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Samizdata, derived from Samizdat /n. - a system of clandestine publication of banned literature in the USSR [Russ.,= self-publishing house]

On becoming a Small Fish in a Big Pond

I note a state of mind which I have detected in myself, and wonder if any others share it?

Once Upon A Time, I was a happy libertarian. I knew only about a dozen other libertarians at all well and I was one of the cleverest and most dedicatedly productive of them. The rest of my little world consisted of the Great Unenlightened, the Statist Masses, all of whom I outranked. I knew of other libertarians, in far away countries of which I knew little such as America, but they didn’t loom large in my mind. Occasionally they sent us little bits of writing through the post, but nothing impressive enough to threaten my sense of my own libertarian magnificence. I and my little gang of friends, we few, we happy few, were shining the torch of liberty in little England. I thrashed out Libertarian Alliance pamphlets, secure in my own libertarian splendour. I was a Big Fish in a Small Pond.

Then came the Internet. Suddenly I am becoming acquainted on a daily basis with the clever – often very clever – thoughts of as many dozen libertarians as I can make myself attend to. Worse, Little England no longer needs me to tell it about libertarianism, for it too can plug into the great Magic Filing Cabinet in the Sky, the Great Conversation Machine. In such a world, does my little voice, my little computer keyboard, count for anything? What do my Libertarian Alliance pamphlets signify, when set beside the thousands upon thousands of other libertarian writings out there? I still crank out Libertarian Alliance pamphlets, because it’s what I do. It’s what I am. But what I now am is a Small Fish in a Big Pond. I feel melancholy.

This experience is not confined to libertarians. I am suffering from a universal syndrome caused by better global electronic communications. (I’ve even read a book about this, by, I think, someone called Oliver James.)

Because of daily TV broadcasts of the best club and international football matches in the world (which he knows others are watching even if he can’t bear to watch such things himself), a man who was happy when thinking of himself as the second best footballer in Doncaster, is now forced to contemplate the fact that he is the 9,673rd best footballer in the world – a depressing demotion indeed. Ditto in every other area of human endeavour.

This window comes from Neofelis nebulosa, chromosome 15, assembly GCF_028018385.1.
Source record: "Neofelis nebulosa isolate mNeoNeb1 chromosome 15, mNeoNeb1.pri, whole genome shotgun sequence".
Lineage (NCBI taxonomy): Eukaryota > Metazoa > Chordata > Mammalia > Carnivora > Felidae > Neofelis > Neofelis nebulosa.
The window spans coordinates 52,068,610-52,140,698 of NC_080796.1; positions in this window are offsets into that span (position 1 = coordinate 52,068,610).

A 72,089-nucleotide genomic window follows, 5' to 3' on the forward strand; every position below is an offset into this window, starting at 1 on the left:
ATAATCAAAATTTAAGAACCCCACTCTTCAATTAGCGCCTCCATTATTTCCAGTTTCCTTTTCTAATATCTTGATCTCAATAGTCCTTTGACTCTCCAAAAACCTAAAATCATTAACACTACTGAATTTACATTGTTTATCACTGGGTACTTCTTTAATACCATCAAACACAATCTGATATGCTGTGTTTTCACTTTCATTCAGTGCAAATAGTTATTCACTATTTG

It sounds to me as if most of my fellow bloggists here at Samizdata found their first voices, so to speak, as contributors to the Great Global Conversation, and are making steady, satisfying progress up the relevant, if huge, pecking order. “Last week I was the 934th best libertarian” (or however exactly they classify themselves). “Now I’m the 919th best. Next year, if I keep it up, I’ll make it below 900”, etc. I’m talking subjective experience here and my guess numbers are just that, pure guesses. I am aware of no rating system for libertarian writers and activists of this kind, of the sort which now says that Sachin Tendulkar of India – for I think it is he – is the now the best test match (i.e. international cricket) batsman in the world (thereby depressing all other batsmen everywhere). Thus, the other bloggists do not feel melancholy. But then again, maybe if you are starting out at the bottom of the global libertarian pecking order, the prospect of that long trudge from 900 to a probably peak of, I don’t know, about 300, and then back down to 1,000 followed by oblivion, depresses them too.

Serious confessions of unhappiness are not cool, coming from libertarians, and especially not if the cause of the unhappiness is something so triumphantly capitalist as modern electronic communications. Trivial snarlings about the annoyances of the latest version of Windows or non-trivial snarlings about politicians and their many misdeeds, yes, fine. But confessions like this one cross some kind of line.

Which of course is why I choose to write thus. Good writers regularly cross such lines, and I’m still bashing on, trying to write well. So don’t worry everyone, everyone who cares that is to say. My confession is serious, but the unhappiness I confess to is not overwhelmingly serious. I’m not talking suicide here. I’ll soldier on, and all the better if this piece of confessional therapy does its job and helps to reconcile me to my new (small) place in my new (big) world.

But, does anyone else out there know what I’m talking about?

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